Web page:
A sudden political alliance between Ted Cruz and John Kasich against Republican presidential front-runner Donald Trump quickly ran into speed bumps yesterday that exposed the plan's risks and called into question whether it would work.
In their unconventional last-ditch scheme, Kasich said he would clear the way for Cruz to face Trump in Indiana while Cruz would return the favour in Oregon and New Mexico.
It aimed to produce what anti-Trump Republicans have yearned for: a one-on-one showdown with the mogul.
But less than 12 hours after the pact was announced, Kasich undercut the idea by declaring his Indiana backers should still vote for him. The Ohio Governor also plans to keep raising money in the state and to meet Republican Governor Mike Pence today.
Cruz, meanwhile, said Kasich was "pulling out" of the state. A super PAC supporting the Texas senator also said it would continue to air an anti-Kasich ad in the state - a sign the Cruz camp fears Kasich could still get enough support to sink Cruz's chances here.
The tumult fuelled doubts about the arrangement among voters and Republican elites, who are concerned Cruz and Kasich have handed Trump a ready-made argument that the party establishment is plotting against him.
The mogul said as much in a series of stump speeches on the eve of primary voting today, when he is poised to rack up delegates in five Eastern states: Connecticut, Delaware, Maryland, Pennsylvania and Rhode Island.
"Honestly, it shows such total weakness, and it's pathetic when two longtime insider politicians - establishment guys, whether you like it or not - have to collude, have to get together to try to beat a guy that really speaks what the people want," Trump said.
Cruz and Kasich are bound by two self-serving goals: winning enough delegates between them to prevent Trump from clinching the nomination outright and trying to demonstrate that he isn't favoured by most Republicans.
If those goals are met, July's convention in Cleveland is likely to be a free-for-all offering Cruz and, perhaps, Kasich a shot at the nomination.
Many Republicans were dubious.
"Voters tend to stick to their preferred candidate for personal, not tactical, reasons," said former Minnesota Governor Tim Pawlenty.
The deal was immediately put to the test yesterday when Kasich said any Indiana voter inclined to vote for him should do so. "I've never told 'em not to vote for me," he said.
Just hours earlier, his campaign co-chair in Indiana, Jim Brainard, was saying the opposite. "Kasich is asking his supporters in Indiana to vote for Cruz so Trump does not win Indiana."
The initial announcements did not detail what the candidates' voters should do, but the intent was clear: to try to help Cruz win Indiana on May 4 and to help Kasich claim Oregon on May 18 and New Mexico on June 8.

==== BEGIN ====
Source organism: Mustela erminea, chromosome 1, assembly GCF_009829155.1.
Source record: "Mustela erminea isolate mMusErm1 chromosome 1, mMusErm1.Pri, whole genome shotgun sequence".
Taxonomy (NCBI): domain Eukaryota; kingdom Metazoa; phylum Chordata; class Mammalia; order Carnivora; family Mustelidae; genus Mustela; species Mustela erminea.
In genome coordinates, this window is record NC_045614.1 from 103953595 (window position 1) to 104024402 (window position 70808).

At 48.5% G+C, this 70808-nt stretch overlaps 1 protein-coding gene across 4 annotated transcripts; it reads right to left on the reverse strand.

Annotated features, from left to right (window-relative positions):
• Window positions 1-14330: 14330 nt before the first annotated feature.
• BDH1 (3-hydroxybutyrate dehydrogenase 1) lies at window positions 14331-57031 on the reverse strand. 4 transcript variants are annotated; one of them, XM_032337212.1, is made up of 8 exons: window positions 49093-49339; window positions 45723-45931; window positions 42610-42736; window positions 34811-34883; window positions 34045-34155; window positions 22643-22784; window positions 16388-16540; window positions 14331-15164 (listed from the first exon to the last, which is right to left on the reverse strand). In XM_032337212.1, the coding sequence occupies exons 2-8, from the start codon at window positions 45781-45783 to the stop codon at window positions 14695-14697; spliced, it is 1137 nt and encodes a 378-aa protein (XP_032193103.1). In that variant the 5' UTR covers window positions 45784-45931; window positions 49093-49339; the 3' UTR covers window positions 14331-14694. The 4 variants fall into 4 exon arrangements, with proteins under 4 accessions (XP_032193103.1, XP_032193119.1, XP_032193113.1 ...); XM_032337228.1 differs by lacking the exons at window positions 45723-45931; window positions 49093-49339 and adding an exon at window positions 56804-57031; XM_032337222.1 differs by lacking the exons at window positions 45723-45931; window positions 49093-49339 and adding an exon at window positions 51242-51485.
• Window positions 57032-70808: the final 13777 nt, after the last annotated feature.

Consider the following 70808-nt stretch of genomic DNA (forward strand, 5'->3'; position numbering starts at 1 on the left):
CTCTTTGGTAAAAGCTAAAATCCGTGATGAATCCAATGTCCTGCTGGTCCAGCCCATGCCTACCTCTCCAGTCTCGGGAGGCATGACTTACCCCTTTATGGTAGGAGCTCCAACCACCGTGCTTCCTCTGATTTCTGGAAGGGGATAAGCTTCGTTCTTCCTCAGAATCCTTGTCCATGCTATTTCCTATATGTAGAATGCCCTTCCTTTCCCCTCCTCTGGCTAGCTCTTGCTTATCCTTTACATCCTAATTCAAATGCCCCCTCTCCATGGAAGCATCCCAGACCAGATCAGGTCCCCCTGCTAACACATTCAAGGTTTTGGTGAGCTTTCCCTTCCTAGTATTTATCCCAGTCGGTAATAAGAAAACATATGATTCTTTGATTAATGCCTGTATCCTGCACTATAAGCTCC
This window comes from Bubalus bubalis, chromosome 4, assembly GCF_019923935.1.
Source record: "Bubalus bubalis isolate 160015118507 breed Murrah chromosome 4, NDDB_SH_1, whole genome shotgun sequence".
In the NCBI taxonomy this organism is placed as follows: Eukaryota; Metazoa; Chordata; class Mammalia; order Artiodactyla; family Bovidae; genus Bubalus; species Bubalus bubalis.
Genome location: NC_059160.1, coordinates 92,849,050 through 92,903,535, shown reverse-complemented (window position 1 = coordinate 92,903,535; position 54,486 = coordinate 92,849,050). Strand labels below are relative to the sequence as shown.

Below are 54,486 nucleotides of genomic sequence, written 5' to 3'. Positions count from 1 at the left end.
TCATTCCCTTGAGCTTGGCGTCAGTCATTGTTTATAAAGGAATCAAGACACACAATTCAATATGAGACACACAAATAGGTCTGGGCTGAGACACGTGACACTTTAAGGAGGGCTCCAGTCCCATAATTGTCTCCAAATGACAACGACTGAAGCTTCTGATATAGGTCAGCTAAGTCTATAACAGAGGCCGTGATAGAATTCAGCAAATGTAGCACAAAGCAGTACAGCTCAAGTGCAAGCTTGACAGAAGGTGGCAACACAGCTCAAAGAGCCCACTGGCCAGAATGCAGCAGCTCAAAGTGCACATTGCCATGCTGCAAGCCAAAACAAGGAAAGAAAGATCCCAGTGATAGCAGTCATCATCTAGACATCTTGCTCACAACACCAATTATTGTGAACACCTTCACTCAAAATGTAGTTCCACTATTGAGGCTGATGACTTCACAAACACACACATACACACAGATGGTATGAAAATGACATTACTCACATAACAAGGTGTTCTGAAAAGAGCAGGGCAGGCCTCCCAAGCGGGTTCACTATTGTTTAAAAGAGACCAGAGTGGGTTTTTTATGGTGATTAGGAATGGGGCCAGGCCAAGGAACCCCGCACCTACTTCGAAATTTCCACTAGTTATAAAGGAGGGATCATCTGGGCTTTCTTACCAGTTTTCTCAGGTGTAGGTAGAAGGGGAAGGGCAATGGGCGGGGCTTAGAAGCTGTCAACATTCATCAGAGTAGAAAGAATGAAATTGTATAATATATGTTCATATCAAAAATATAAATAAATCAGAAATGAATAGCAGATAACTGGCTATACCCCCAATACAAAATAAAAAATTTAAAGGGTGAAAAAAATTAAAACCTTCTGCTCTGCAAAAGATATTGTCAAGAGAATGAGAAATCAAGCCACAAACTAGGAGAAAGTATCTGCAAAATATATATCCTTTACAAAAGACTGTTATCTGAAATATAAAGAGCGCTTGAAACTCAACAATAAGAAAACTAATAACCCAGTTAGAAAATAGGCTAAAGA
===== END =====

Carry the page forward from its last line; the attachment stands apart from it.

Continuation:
Cruz said the division of resources "made sense from both campaigns."
Up for grabs today
The biggest prize, Pennsylvania will award 17 delegates to whichever Republican wins the state - almost certainly Donald Trump. The 54 delegates left will be unbound at the convention in July, but the better a candidate does in the primary the most hand-picked delegates he can send to the convention. For the Democrats, it's worth a whopping 189 delegates to be awarded proportionately. Hillary Clinton is expected to take the lion's share.
The statewide winner on the Republican side will win 14 delegates, with the remaining 24 being allocated to the winners in each of the state's Congressional districts. Trump could win anywhere from 26 to all 38 delegates. The Democrats will award 118 delegates in Maryland, with Clinton expected to take most.
Like in neighbouring New York and Massachusetts, Trump is expected to dominate in Connecticut. The big question is whether he can hit 50 per cent and so take all or nearly all of the state's 28 delegates. If not, they'll be allocated proportionately and Trump will miss a chance to narrow the gap to 1237. Polls show Bernie Sanders within striking distance of Clinton. A win here would help him make the case that the race is still on.
Though a small state, Delaware awards its delegates in a winner-take-all format. Trump is all but guaranteed to take all 16. Another state where Clinton is expected to win, but Sanders is close enough to hold out hope for an upset.
The outcome is proportional, with Trump is expected to take just over half of the 19 delegates on offer. This is perhaps Sanders' best chance to pull out a win, with the most recent poll showing him in the lead. If he doesn't fare well elsewhere it may be too little too late.
- Telegraph Group Ltd, Washington Post-Bloomberg